Nigeria may not be able to get enough vaccines to prevent the spread and fatality of the ongoing Cerebro Spinal Meningitis (CSM) type C. Nigeria urgently needs 1.3 million doses of vaccines for meningitis type C strain but has taken delivery of only 500,000 doses.
Why? According to the World Health Organisation (WHO), most vaccines currently being used for meningitis C outbreaks in Africa are polysaccharide vaccines, which are in short supply as they are being phased out in other parts of the world and the more effective and long-lasting conjugate vaccines, however, are not readily accessible for outbreak response in the region.
The WHO said the International Coordinating Group (ICG) on Vaccine Provision global emergency stockpile currently has approximately 1.2 million doses of meningitis C-containing vaccines left.
WHO meningitis expert, Dr. Olivier Ronveaux, said: “The very limited supply of vaccines to control outbreaks of meningitis C can affect our ability to control these epidemics. In the long term, the accelerated development of affordable and effective conjugate vaccines to cover all epidemic types of meningitis is a high priority for WHO and partners.”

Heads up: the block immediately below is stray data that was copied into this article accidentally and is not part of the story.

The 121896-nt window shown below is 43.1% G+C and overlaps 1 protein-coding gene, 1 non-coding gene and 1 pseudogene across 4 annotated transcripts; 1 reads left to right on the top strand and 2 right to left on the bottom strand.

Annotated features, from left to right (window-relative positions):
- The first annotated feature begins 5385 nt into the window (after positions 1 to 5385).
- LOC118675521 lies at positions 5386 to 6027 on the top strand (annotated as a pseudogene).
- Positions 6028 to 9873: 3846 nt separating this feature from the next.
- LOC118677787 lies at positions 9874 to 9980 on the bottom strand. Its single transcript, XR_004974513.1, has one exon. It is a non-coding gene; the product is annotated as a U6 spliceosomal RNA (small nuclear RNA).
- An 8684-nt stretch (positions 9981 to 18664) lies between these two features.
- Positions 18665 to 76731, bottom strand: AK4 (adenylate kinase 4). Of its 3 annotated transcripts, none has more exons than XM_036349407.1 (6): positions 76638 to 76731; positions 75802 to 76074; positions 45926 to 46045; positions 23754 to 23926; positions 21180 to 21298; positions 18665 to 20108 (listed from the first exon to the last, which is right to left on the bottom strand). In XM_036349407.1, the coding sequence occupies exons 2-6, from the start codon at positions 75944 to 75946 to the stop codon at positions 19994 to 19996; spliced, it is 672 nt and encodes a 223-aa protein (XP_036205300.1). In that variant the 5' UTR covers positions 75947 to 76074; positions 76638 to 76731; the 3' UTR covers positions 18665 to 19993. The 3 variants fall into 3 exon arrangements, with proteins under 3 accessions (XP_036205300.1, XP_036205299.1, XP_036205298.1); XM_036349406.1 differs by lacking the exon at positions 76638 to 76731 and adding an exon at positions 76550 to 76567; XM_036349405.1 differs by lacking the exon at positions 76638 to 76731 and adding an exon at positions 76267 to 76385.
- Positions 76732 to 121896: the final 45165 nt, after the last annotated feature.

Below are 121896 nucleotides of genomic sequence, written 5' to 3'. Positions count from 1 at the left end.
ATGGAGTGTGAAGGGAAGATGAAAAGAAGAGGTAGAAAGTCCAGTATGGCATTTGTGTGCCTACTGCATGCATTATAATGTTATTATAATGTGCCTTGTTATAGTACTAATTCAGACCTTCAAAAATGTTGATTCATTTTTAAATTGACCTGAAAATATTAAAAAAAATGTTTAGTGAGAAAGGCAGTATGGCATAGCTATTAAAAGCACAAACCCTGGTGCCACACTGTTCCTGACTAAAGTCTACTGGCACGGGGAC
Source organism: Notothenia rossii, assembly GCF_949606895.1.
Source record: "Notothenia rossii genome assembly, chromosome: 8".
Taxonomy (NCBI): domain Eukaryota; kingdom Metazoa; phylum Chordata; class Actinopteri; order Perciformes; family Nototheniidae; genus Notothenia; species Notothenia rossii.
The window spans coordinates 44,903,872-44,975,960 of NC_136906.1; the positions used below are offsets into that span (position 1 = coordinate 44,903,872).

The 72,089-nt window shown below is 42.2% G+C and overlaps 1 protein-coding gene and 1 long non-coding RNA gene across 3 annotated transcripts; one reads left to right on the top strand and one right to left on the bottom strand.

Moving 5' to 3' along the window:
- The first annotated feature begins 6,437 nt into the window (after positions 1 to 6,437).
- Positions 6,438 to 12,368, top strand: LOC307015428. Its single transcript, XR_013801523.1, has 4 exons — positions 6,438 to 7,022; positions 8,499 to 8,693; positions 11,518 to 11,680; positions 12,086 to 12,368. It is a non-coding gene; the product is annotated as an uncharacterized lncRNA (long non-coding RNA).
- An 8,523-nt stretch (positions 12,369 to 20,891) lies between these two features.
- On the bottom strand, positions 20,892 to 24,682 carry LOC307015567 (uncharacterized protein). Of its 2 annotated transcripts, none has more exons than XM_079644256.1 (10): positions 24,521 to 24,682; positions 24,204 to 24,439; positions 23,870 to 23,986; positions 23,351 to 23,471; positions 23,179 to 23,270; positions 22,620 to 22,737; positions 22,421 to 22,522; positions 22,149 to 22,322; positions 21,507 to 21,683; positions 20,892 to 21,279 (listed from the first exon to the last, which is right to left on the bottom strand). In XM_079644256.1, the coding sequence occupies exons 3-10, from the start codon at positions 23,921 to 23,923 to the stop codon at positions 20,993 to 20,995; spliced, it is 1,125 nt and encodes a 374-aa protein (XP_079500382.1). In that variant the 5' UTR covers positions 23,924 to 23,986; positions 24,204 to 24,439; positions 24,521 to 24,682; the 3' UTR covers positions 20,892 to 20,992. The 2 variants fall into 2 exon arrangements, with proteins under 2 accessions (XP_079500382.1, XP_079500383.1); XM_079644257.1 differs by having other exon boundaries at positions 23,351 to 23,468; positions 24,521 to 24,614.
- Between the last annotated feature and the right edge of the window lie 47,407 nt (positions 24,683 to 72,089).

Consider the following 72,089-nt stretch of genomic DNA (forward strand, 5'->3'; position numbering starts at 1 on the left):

Another constraint to the vaccines availability is the cost of the vaccines, which is $50 per dose. So Nigeria needs N396 billion to vaccinate the recommended 22 million people aged between one and 29 years-old.
Also, the Emergency Operations Centre (EOC) set up under the mandate of the Minister of Health, Prof. Isaac Adewole, to support effective outbreak response coordination across the entire country, has reneged on its promise of giving situation report of the CSM epidemic every Friday.
The Guardian reliably gathered that the number of suspected cases has spread beyond 5,000 and 500 deaths across more than 19 states. Adewole had mandated the Nigeria Centre for Disease Control (NCDC) to activate an EOC, which had swung into action. The Centre is currently staffed with experts from the NCDC, National Primary Health Care Development Agency (NPCHDA), the Federal Ministry of Health (FMoH) and others from the United States Centers for Disease Control and Prevention (CDC), World Health Organization (WHO), United Nations Children Fund (UNICEF) and other partner agencies.
But unlike the previous three weeks, the EOC did not give any update to the media and Nigeria public last Friday April 14, 2017, on the epidemic. When The Guardian contacted the centre, it was learnt that they had to postpone the date of the release of the situation report because of the Eater holidays.
The Incident Manager, Dr. John Oladejo, had told journalists: “Our work here is to put in place a sustainable process for responding to the current Meningitis Outbreak. We are happy to say that this is truly a partnership focused on successfully stopping the outbreak. We will work round the clock to implement rapid response plans and deal with emerging issue.